However, for this option to work effectively it is perhaps naive to completely reject natural ventilation.

Thus, it is in this area that there is an opportunity for innovation to deliver a ‘natural’ solution that can compete with mechanical alternatives.

However, first we need to understand the environment around a building both before and after its construction, to determine how it fits within its surroundings.

What affects natural ventilation


A natural ventilation opening, a door or window, is positioned on a building based on the decision and approval of the architect. And the opening on the window will be a default decision after window frame material, its energy performance properties and even its colour.

The entrainment and quality of air entering a building by natural pathways can be affected by several factors: the aspect ratio or shape of the street, localised wind conditions, and the sources and types of pollutants.

A designer will ensure that south-facing windows are considered to maximise natural light, therefore why is air flow patterns around a building not considered?

It may not be as predictable as the movement of the sun, but there are some typical patterns that could only benefit our decisions for positioning a window opening.

Innovation is needed in the area of natural ventilation, and sharing knowledge highlighted in research with designers and contractors can change how we view the humble window.

Green infrastructure can play its role


When focusing upon delivering solutions to address the challenge of air pollution in particular, green infrastructure in the form of trees and hedgerows for the outdoor environment, or shrubs and plants for the indoor environment, are considered as a natural solution.

This is now well supported by scientific evidence and informed technical guidance documentation, as green infrastructure has been shown to improve air quality and reduce the urban heat island effect in our cities.

As this passive solution has been shown to be effective to outdoor air quality, with respect to air pollution and thermal comfort among other factors, the next steps are to consider how these learnings can impact upon building ventilation design for the indoor environment.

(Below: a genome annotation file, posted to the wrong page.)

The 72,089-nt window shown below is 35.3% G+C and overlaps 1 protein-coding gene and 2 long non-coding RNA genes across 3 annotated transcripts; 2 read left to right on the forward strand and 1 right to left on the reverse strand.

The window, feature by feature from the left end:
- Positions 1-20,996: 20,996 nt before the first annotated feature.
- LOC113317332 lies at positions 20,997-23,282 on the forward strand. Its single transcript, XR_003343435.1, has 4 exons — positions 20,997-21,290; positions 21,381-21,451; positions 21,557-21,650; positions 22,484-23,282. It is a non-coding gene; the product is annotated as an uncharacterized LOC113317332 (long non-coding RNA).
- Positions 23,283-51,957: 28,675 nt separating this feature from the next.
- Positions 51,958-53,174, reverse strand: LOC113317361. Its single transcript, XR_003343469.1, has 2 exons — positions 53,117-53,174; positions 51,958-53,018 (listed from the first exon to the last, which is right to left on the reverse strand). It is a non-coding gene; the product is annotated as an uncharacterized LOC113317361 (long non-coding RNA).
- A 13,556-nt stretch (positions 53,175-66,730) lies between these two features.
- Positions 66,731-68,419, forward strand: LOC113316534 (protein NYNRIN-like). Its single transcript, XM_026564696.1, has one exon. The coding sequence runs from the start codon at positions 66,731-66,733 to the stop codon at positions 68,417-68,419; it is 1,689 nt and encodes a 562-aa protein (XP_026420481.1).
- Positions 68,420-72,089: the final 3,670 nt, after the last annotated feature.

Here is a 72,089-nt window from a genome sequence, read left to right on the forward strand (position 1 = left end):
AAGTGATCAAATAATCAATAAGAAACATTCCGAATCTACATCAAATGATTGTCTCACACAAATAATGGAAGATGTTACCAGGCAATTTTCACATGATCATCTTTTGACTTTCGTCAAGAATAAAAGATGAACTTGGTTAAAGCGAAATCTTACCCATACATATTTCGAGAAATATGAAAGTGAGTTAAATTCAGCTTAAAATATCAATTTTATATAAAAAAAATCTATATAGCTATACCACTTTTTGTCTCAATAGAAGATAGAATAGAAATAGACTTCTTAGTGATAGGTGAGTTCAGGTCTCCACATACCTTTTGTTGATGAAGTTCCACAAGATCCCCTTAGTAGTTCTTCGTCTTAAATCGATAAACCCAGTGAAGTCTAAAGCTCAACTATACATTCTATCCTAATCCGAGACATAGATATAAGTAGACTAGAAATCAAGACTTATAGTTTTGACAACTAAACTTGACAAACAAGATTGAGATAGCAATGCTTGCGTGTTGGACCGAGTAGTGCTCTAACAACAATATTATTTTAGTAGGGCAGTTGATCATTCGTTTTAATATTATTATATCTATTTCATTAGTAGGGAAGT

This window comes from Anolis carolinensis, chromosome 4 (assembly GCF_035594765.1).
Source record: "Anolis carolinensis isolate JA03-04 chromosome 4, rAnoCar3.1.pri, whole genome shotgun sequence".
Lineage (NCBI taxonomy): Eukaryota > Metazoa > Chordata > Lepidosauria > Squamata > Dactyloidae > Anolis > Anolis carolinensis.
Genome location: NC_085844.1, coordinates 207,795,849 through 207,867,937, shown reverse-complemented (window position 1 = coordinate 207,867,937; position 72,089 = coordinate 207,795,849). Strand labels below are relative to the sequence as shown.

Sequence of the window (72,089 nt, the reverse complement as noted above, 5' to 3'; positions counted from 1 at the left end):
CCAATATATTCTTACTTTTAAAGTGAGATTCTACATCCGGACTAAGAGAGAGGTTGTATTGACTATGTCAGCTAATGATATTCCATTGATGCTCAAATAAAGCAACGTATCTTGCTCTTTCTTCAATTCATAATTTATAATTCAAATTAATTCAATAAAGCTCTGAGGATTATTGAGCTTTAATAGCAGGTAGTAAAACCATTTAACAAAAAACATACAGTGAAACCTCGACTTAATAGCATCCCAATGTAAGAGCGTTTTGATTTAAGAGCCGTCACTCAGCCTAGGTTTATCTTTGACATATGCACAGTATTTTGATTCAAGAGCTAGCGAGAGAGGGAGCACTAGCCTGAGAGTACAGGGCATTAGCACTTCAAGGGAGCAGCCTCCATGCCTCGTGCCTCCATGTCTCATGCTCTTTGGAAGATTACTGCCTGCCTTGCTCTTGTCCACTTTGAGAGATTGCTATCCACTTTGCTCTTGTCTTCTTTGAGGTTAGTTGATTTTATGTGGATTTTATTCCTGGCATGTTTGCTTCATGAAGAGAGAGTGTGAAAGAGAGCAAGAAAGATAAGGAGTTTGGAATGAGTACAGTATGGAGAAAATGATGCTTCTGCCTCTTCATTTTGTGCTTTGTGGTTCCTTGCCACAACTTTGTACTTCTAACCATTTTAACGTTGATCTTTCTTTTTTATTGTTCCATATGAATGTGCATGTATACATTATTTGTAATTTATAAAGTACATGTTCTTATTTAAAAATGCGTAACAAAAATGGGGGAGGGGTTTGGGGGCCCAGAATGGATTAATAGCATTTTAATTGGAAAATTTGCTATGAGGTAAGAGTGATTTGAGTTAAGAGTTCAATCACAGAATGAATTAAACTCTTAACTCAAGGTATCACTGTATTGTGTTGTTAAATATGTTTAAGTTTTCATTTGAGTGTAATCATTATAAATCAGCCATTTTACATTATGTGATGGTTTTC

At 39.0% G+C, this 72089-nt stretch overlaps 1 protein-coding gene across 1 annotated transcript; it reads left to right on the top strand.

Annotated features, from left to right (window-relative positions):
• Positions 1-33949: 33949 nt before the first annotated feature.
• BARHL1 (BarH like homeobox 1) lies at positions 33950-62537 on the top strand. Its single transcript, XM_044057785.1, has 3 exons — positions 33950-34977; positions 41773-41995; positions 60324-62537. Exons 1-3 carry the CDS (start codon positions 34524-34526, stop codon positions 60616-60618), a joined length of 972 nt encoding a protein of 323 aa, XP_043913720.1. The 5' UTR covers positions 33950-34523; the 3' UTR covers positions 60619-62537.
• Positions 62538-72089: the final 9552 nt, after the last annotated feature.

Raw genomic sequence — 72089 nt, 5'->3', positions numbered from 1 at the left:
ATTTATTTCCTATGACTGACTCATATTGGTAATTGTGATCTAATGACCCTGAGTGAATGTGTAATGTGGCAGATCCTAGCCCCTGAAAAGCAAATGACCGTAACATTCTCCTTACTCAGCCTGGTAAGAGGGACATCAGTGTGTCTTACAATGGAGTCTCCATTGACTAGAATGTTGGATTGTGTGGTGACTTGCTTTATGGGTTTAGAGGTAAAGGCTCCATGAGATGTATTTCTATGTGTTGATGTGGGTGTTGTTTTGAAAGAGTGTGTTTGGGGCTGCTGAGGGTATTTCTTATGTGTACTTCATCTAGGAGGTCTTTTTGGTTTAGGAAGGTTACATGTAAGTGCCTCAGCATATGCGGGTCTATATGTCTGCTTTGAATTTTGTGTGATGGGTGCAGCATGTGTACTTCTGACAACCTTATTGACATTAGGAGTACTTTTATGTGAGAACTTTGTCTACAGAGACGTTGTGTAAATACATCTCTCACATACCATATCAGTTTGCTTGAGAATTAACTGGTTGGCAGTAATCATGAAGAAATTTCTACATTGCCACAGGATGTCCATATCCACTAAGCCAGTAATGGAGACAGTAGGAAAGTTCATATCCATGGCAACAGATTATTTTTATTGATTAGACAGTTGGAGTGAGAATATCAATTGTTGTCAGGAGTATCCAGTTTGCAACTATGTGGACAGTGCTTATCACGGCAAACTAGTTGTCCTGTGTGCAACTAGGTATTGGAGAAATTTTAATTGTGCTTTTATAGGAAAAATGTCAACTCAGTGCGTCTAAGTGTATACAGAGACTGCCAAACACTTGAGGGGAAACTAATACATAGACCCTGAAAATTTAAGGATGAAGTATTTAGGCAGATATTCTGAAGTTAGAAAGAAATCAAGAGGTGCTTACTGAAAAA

Next steps for passive building ventilation


In terms of research, much of the work is done but its implementation from research to practice is a bridge that needs to be built.

We understand both indoor and outdoor pollution sources, and how it moves within its local environment.

We understand that there are pathways between the indoor and outdoor environment, as well as the mechanisms that allow the building to breathe.

Perhaps the part we don’t understand, or perhaps we simply don’t consider, is if the right people also know this information, that is, the designers and the contractors. All this information that research has generated is worthless without it being shared and applied.

A passive approach may benefit ventilation, but a passive approach to sharing this wealth of knowledge will not.

Author: Dr John Gallagher, assistant professor in the Department of Civil, Structural & Environmental Engineering, Trinity College Dublin.

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Dr John Gallagher, Trinity College Dublin, discusses how the concept of passive design can influence a new way of thinking in natural ventilation pathways with the goal of reducing outdoor air pollutants entering buildings. Groups within the research community are constantly helping us improve our understanding of how air flows...